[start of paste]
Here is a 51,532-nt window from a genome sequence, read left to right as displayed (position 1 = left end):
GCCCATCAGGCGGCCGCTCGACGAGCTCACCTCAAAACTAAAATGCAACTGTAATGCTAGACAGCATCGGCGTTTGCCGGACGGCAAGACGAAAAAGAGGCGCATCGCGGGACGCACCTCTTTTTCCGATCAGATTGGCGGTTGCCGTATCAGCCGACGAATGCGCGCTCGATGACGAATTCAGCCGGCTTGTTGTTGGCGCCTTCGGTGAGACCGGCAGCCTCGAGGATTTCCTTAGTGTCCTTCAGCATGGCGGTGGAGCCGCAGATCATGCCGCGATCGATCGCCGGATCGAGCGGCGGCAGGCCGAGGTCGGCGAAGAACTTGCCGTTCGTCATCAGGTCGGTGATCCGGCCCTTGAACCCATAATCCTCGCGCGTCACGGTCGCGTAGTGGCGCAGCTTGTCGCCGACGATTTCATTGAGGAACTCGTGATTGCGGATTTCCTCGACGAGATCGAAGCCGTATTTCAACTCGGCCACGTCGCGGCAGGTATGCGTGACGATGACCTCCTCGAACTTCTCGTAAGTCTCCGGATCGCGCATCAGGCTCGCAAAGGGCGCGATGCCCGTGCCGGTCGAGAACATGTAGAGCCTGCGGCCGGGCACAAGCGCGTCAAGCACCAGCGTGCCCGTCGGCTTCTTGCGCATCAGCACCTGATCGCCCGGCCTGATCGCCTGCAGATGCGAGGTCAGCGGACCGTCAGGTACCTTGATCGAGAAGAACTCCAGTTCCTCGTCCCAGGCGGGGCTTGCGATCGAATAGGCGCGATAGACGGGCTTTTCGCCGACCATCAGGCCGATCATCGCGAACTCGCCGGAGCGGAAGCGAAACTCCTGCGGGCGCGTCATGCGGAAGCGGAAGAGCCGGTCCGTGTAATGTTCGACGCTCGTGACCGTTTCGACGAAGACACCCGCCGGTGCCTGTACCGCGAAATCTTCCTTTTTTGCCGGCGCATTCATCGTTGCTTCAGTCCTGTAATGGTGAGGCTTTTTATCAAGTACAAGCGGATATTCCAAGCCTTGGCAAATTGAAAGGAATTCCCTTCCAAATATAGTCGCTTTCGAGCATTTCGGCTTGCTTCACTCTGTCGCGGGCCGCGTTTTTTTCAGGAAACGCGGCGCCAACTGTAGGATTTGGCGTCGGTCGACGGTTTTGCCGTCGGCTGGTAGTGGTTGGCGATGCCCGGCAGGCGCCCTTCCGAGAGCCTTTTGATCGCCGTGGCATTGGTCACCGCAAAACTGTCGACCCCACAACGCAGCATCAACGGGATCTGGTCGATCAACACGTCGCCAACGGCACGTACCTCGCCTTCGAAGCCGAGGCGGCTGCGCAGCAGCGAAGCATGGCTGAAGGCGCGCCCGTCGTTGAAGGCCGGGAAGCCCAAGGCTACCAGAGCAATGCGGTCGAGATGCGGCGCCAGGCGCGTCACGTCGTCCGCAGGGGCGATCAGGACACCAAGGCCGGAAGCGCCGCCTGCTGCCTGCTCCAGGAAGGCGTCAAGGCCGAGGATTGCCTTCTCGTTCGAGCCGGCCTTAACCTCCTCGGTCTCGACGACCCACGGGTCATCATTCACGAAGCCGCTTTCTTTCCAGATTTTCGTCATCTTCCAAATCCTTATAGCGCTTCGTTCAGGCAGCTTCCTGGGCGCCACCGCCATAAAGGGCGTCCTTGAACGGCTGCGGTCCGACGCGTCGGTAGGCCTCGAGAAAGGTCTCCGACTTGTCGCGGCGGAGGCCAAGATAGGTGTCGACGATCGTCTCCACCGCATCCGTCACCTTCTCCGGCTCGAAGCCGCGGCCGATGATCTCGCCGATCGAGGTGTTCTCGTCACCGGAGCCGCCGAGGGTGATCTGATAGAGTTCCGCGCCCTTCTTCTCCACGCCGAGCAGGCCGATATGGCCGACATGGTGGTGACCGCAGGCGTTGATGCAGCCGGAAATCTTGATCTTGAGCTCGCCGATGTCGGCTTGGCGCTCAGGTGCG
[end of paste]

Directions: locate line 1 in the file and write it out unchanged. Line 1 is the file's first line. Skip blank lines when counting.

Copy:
Here is a 51,532-nt window from a genome sequence, read left to right as displayed (position 1 = left end):